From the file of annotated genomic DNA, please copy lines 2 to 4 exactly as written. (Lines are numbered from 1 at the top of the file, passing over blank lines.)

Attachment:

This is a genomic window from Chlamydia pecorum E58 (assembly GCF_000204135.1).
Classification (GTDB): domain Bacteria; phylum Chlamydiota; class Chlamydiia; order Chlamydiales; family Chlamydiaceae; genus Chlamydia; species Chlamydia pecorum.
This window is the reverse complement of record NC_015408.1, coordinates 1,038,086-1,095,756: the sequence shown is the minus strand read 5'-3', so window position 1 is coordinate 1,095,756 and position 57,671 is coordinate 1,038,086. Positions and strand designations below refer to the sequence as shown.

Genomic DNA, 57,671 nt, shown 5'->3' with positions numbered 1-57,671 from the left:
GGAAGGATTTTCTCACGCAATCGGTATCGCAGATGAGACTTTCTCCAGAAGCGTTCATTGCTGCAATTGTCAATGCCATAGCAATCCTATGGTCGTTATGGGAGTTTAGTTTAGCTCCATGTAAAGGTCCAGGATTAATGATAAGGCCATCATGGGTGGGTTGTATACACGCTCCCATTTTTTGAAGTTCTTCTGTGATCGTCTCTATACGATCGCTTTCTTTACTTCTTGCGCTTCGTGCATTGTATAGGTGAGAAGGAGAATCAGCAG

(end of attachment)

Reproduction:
Classification (GTDB): domain Bacteria; phylum Chlamydiota; class Chlamydiia; order Chlamydiales; family Chlamydiaceae; genus Chlamydia; species Chlamydia pecorum.
This window is the reverse complement of record NC_015408.1, coordinates 1,038,086-1,095,756: the sequence shown is the minus strand read 5'-3', so window position 1 is coordinate 1,095,756 and position 57,671 is coordinate 1,038,086. Positions and strand designations below refer to the sequence as shown.

Genomic DNA, 57,671 nt, shown 5'->3' with positions numbered 1-57,671 from the left: